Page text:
The second location we went to was deeper, and I had a lot more fun there because the snorkel area was bigger. I even saw a giant clam! While in the first location I used a floater because I was testing the water conditions, I was confident enough to swim on my own in the second.

Aside from the free scuba diving lesson, we also had a free glass bottom boat tour – perfect for those who didn’t want to or couldn’t swim. There was also a paid guided snorkel tour if you want to know the names of the corals and fish you’re seeing.

While we were swimming and snorkeling, in my head I was screaming, “oh my God, I’m in the Great Barrier Reef!!!” This was a fanciful wish I made years ago but didn’t think it was remotely possible because it seemed so expensive. It is expensive but not impossible, so a lot of determination, budgeting and saving up was needed. I also needed to cajole ate Koku, who has developed an aversion to going out on boats (which she only admitted when I was asking her to spend about P30,000 to accompany me to Cairns). But in the end, she relented, because it’s the Great Barrier Reef!

Admittedly, I was a bit disappointed because the places we went to did not look anything like the photos I see online. But after talking to those from our table, I found out that other reef locations looked better (you can swim with turtles), especially with the tours where you’re shelling out upwards AUD 250. They also said the reef looks better up in Port Douglas, which was a tour I considered but ultimately proved to be too expensive for us to take). Still, I had a lot of fun seeing such a lot of corals and really big fish in sizes I only saw in aquariums.

It was only when we were on our way back to the port that our group in the table got to talking beyond pleasantries. When they found out we were from the Philippines, they were shocked and kept saying, “Aren’t there a lot of beautiful beaches in the Philippines? Why would you even want to come here?”

I replied: Because it’s the Great Barrier Reef! I want to see it for myself.

When I was younger, I didn’t even think ordinary people like myself could swim out to the reef. I thought only scientists swam to these places. But there I was, ten years later, ticking another thing off my bucket list. Hooray!

 Tips for a great day out in the reef:

1) Listen to the crew. A good crew will tell you a lot of safety tips before they even dock in one of the reefs.

2) Wear a wet suit. Better safe than sorry! And wear the flippers – the water in the Reef is strong, you’ll need them to even have a chance of moving.

3) If you’re prone to even the tiniest bit of motion sickness, take a pill before the boat leaves the port. The reef’s water is very choppy and being sea sick could ruin your whole day.

4) Look for the best Great Barrier Reef deal read up on their inclusions and reviews. Check with your hotel/hostel if they have any discounts if you book the tour through them.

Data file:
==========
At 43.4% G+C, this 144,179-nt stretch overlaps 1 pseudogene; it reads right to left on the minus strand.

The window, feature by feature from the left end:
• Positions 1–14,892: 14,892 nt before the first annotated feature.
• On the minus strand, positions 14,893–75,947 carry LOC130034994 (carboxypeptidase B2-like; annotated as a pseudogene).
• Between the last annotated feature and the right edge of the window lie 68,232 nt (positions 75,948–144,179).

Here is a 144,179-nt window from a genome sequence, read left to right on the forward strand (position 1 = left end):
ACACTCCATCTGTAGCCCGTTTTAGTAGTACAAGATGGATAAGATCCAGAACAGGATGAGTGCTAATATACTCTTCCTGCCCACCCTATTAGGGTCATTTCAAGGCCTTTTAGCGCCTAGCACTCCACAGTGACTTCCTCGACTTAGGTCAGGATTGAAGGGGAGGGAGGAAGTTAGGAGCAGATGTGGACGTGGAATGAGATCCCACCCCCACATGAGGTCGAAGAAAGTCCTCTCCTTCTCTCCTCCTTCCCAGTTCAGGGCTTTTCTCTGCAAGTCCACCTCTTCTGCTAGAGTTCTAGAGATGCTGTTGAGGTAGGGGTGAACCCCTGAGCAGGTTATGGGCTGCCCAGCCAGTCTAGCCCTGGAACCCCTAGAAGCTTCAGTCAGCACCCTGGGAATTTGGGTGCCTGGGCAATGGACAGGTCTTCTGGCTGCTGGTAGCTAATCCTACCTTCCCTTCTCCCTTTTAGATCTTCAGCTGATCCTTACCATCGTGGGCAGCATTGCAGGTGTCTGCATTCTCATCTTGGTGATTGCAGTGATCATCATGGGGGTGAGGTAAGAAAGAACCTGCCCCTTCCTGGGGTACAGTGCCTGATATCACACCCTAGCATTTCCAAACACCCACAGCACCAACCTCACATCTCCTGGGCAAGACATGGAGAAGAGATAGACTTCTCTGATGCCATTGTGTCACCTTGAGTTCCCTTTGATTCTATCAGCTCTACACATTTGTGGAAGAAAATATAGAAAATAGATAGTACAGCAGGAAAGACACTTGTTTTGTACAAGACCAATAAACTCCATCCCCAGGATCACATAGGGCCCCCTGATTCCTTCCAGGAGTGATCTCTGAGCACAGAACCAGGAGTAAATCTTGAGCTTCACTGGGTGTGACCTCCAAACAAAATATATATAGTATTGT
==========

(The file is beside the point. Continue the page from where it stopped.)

As with Sydney, there are water stations along the esplanade and bathrooms/shower rooms near the lagoon, and it was pretty safe to walk even at night.

There are plenty of things you can do in Cairns aside from swimming in the Great Barrier Reef, but we didn’t have enough time. The next day we just spent the morning resting, had brunch, and went out to buy souvenirs. We were regretting we didn’t have the chance to go to Kuranda or go up on a hot air balloon, but I’ll leave those activities for the next time I get to go back to Australia.

4 days’ cost (in AUD):

From Sydney:
Uber to airport $30.14 / 2 pax: $15.07
Snack: $12.60
Lunch: $11.50

Cairns (from arrival until checkout):
Hostel: $90
Key deposit (refunded upon checkout): $20
Food: $72.90
Seasickness medicine $3 / 2 pax: $1.50
Reef Experience: $175.50
Shuttle to airport: $10
Cab: $6

Singapore (13-hour layover to Manila):
Dinner: $13
Breakfast: $14.75

Total: $442.82

Aside from the shuttle to the airport, we had to take a cab back from the stores in the esplanade because it was raining too hard and it was almost time for us to go to the airport. Other than that, we just walked everywhere. Lunch, coffee/tea and water were provided by Reef Experience but we paid extra for a soft drink. I brought medicine for seasickness but I left it in the hostel so we had to buy on the boat, as ate Koku got very sick.

For Caravella and the tour, we only needed to pay a deposit upon booking. Even though we had $5 off for PJ on our second night, we opted to eat elsewhere.

During our layover, we found out that AUD and SGD were almost $1=$1 and they accepted AUD (but gave change in SGD) so we didn’t convert our money to SGD anymore.

Read my Sydney series!

3 Replies to “Cairns & the Great Barrier Reef Experience”

  1. I recommend exploring the Philippine seas next time 🙂

  2. […] Cairns & the Great Barrier Reef Experience […]